An office swivel chair is still posted at the third- floor window of 75-year-old Tawfiq Marhad’s home. Hidden among the skirts of some heavy blue drapes are a handful of Israel army bullet casings fired during a gun battle between Israeli soldiers and Palestinian militants in Jenin refugee camp last Friday. “I thought we had cleared them all away,” says Marhad. It was from this window that the bullet that killed Iain Hook, 53, a British United Nations worker, was almost certainly fired. He bled to death some time after 1.15pm, after a UN ambulance was blocked by the army from reaching him. Although the autopsy report has yet to be issued, he is believed to have been hit by a single bullet in the back.
Discarded in a narrow alleyway behind a row of shoe shops in Jenin’s old town are a pile of metal doors, each with a hole twice the size of a human fist where once the lock was to be found. New doors, courtesy of the council and freshly painted white, now guard the entrance to each home and lead like footsteps up the alley to a cul de sac where a small, two-storey house still has no front door to protect its privacy. In fact it has no privacy left to protect. All its doors are either missing or hanging off their hinges. On the top floor the walls are crumbling, part of the roof is missing, debris of rocks, concrete and earth lie on every surface and there is a rubble-filled hole in the floor with a large metal spike sticking up from its centre.
JERUSALEM: The adoption of the dovish Amram Mitzna as leader by Israel’s Labor Party opens up the central fault line between Israel’s left and right for the elections: the question of whether Israel should stay in the Palestinian territories or begin some kind of separation. Although this row overshadows all else – at least in the foreign media coverage – another debate is raging that will play an equally important part in determining the outcome of the election and hence the face of the next coalition government. It is the urgent question of how to preserve the ethnic purity of the Jewish state, how to prevent Israel from being dominated by non-Jews.
For the past month the tiny village of Yanun, south-east of Nablus, has breathed deeply the air of liberation that has followed its briefly being thrust into the limelight. Children play on the rocky track that winds up from the wide valley below, men sit on low stone walls smoking, while women lean chatting in huddles on the balconies of their homes. The relaxed atmosphere is, all of them are aware, as temporary as it is contrived. A few weeks ago the alleys of this West Bank village were empty, the last families having fled under a relentless campaign of attacks from neighbouring Israeli settlers. Today, the villagers’ safety is ensured only by the heavy presence of outsiders.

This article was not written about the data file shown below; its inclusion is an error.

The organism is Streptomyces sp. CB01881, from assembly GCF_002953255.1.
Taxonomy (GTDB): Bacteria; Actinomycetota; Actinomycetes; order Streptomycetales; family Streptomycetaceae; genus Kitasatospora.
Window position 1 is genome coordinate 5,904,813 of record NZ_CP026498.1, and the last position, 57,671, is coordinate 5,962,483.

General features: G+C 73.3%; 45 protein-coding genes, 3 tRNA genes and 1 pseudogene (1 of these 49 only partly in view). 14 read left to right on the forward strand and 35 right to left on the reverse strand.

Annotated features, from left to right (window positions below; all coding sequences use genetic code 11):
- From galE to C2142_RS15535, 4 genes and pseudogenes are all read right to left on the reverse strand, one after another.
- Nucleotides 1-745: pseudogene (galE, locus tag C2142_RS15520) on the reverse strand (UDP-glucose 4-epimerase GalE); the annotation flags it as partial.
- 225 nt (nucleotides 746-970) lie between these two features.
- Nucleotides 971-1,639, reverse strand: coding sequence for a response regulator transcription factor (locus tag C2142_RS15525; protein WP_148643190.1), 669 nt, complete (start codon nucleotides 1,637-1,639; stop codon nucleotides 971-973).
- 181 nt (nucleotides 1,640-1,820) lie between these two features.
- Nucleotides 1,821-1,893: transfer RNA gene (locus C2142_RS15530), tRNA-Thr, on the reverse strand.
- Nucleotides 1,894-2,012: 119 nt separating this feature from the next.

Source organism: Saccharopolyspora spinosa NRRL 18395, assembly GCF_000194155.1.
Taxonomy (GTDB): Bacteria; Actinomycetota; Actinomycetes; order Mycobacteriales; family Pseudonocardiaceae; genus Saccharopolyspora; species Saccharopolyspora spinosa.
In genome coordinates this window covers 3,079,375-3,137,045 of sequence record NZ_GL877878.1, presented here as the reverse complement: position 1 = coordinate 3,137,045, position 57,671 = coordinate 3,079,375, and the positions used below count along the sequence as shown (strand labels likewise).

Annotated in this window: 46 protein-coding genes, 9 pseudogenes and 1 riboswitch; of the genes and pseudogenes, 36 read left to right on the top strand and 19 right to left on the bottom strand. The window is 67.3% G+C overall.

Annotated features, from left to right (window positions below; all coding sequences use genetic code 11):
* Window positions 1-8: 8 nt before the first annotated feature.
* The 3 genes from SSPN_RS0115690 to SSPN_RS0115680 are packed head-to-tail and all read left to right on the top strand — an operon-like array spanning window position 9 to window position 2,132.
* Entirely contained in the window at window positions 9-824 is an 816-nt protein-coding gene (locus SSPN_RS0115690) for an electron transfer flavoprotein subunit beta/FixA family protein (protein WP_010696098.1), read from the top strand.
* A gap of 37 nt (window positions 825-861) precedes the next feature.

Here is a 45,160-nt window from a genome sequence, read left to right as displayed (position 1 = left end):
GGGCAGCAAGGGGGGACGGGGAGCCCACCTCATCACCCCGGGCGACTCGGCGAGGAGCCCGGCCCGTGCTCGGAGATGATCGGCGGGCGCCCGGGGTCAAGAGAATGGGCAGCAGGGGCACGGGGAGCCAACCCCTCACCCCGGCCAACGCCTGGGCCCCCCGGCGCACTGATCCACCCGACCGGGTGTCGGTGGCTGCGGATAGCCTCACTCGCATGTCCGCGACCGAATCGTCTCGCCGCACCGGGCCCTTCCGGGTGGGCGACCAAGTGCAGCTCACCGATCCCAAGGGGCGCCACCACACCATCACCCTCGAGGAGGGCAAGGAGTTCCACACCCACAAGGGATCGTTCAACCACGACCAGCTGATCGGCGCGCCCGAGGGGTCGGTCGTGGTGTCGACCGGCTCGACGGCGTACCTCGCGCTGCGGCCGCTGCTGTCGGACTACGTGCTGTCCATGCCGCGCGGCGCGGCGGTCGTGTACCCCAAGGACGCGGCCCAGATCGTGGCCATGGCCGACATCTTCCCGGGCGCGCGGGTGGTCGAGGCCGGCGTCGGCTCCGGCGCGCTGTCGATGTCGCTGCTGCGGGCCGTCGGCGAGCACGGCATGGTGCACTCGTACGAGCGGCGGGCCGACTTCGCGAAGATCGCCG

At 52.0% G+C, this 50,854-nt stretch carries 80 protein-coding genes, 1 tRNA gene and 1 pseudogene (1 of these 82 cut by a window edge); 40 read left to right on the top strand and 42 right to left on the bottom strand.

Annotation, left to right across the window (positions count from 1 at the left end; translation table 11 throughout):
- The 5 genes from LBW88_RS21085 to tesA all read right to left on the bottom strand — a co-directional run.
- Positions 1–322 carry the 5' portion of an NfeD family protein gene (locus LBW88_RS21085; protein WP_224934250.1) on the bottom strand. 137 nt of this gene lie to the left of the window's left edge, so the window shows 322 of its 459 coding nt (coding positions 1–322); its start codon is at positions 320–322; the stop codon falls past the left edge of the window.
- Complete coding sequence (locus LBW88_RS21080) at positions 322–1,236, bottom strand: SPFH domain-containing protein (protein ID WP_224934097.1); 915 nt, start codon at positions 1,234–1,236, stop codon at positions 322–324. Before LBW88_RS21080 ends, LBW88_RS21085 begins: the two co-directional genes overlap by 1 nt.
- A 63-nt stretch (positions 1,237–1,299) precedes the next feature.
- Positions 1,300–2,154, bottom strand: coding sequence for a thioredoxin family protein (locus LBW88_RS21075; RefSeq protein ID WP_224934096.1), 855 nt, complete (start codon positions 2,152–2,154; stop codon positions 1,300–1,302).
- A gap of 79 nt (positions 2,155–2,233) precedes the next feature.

The horrific shooting spree in which two brothers aged four and five were sprayed with bullets, along with their mother, by a lone Palestinian gunman who later slipped back into the West Bank marked the wretched start to the election campaign between Prime Minister Ariel Sharon and his rival for the Likud leadership, Binyamin Netanyahu. Netanyahu joined the cabinet last week after being cornered by Sharon into accepting the post of foreign minister or risk appearing driven more by personal ambition than the country’s good. Sharon hopes the job will limit Netanyahu’s room for criticising him in the run-up to 28 November Likud leadership primary.
hat caused Benny Morris’s recent conversion to the racist ideology of transfer? The “new historian” who began unravelling Israel’s narrative of the war of 1948 — that the Palestinians fled rather than that most were expelled or terrorised from their homes — says he now believes David Ben Gurion, the country’s first prime minister, made a grievous mistake in not finishing the job of clearing the land of Arabs between the Mediterranean Sea and the Jordan River. In an article in The Guardian (October 3, 2002) Morris concludes that peace in the Middle East might have been possible had the entire Arab population been removed from historic Palestine to make way for a Greater Israel.
JERUSALEM: Israel’s 19-month unholy alliance between Likud and Labor finally unraveled Oct. 30, ostensibly over funding for the settlements. The Labor leader, Binyamin Ben-Eliezer, had spent the previous few weeks distancing himself very publicly from Prime Minister Ariel Sharon on the issue. First Ben-Eliezer, the unity government’s defense minister, waged a campaign to dismantle what are known in Israel as “illegal outposts,” huddles of caravans illegal under Israeli law established close to West Bank “parent” settlements that fall foul of international law. Then when Sharon pledged to continue the heavy subsidies in the budget for his settler allies, Ben-Eliezer quit his post, taking Labor with him.
Small red ribbons fluttered in the early evening breeze among the olive groves of the West Bank village of Falamia, leading like a child’s paper trail from the greenhouses and fields of vegetables up a gentle rocky slope towards the brow of a wide hill. There the trail ended and the devastation began. Olive trees lay upended or their trunks had been cut close to the ground, the leaves on the branches already shrivelling in the late sun. “The ribbons mark the path of the fence Israel wants to build through our lands,” said 29-year-old Sami Dahir, a civil engineer whose family owns 250 dunums (60 acres) of farmland. “Each day they inch closer. If we don’t do something soon, they will reach the wadi and we will lose everything.”